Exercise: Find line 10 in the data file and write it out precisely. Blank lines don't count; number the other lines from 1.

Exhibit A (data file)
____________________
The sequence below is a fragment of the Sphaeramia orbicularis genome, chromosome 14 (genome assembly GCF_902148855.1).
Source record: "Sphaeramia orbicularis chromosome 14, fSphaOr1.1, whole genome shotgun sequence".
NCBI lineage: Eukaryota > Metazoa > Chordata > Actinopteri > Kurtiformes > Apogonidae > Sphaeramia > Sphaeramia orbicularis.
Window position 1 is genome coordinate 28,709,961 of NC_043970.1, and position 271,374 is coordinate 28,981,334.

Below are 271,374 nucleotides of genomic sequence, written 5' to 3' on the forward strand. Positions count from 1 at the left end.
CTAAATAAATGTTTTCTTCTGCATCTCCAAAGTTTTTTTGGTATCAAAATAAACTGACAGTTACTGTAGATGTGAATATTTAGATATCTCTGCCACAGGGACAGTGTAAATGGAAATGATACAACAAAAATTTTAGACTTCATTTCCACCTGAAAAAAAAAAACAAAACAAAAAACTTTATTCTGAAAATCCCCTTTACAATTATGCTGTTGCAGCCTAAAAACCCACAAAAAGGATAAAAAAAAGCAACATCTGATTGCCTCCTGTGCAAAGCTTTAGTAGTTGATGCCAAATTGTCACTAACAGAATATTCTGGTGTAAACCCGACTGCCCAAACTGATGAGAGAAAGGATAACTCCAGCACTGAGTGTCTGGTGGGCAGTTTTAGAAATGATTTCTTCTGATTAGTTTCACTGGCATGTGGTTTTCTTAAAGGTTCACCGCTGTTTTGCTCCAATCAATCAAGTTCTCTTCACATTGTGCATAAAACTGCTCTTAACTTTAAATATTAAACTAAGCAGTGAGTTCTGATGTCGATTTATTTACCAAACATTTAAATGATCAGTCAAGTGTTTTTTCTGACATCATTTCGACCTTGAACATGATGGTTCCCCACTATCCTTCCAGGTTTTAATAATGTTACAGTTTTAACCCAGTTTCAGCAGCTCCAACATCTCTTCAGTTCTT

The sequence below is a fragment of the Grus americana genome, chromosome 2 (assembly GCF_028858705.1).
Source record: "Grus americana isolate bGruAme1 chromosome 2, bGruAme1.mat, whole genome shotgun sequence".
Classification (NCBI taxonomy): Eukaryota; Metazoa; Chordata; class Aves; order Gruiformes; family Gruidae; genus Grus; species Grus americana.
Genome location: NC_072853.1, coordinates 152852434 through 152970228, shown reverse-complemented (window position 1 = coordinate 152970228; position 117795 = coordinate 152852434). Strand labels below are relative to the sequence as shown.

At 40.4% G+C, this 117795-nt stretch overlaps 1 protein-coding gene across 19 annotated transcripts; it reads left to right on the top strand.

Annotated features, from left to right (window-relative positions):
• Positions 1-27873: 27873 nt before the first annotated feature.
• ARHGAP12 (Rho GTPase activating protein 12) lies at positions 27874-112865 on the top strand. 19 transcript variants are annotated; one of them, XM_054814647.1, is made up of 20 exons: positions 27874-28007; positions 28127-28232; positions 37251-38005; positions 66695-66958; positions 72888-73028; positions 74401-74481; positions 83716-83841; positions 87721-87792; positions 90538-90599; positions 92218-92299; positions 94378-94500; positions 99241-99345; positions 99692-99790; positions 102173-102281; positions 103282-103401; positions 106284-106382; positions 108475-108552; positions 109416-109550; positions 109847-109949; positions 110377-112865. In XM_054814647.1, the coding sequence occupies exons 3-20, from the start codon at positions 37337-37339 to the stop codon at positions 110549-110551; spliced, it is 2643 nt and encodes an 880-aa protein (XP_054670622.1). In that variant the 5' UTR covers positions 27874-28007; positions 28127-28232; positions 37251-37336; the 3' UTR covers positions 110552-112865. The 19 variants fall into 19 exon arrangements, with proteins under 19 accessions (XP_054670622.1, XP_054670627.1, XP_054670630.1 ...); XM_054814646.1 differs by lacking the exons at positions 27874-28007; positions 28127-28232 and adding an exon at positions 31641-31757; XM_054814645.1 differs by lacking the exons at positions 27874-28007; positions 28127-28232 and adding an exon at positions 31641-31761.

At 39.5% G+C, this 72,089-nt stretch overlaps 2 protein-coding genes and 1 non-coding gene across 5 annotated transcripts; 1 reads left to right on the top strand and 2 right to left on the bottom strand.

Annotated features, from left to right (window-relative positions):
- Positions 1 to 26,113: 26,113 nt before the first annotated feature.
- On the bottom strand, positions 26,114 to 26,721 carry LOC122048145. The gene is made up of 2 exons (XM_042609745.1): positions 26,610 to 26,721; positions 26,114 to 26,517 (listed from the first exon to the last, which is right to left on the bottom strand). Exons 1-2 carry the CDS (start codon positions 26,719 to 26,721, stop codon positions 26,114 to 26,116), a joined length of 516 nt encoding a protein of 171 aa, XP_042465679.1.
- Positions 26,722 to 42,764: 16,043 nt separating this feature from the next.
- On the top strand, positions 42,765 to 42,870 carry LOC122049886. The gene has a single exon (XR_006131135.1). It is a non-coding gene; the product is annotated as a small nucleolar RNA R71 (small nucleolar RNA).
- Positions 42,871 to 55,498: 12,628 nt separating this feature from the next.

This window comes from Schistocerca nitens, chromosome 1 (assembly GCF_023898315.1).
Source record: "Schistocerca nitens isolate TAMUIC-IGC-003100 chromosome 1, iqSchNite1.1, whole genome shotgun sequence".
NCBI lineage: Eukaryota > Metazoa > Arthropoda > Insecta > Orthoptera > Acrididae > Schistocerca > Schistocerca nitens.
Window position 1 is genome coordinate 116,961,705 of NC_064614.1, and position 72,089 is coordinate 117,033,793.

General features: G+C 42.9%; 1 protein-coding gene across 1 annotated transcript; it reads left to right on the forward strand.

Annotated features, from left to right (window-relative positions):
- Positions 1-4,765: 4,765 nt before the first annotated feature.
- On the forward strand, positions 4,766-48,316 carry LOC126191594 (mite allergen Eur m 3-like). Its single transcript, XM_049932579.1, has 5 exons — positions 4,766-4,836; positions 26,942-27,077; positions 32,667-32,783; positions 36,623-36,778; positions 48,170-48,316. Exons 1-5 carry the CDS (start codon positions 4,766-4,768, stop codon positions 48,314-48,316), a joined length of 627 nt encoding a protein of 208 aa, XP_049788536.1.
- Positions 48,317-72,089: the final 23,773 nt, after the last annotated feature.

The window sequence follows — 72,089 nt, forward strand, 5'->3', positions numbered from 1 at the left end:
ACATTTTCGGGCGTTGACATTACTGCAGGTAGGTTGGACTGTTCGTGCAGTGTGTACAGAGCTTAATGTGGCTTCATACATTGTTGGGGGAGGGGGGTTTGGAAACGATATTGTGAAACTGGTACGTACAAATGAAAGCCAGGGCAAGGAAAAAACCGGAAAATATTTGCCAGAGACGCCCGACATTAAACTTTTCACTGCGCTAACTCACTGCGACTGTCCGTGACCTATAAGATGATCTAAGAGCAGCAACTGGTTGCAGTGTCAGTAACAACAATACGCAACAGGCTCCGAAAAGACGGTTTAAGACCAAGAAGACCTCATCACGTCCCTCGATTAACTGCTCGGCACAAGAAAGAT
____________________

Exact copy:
Genome location: NC_072853.1, coordinates 152852434 through 152970228, shown reverse-complemented (window position 1 = coordinate 152970228; position 117795 = coordinate 152852434). Strand labels below are relative to the sequence as shown.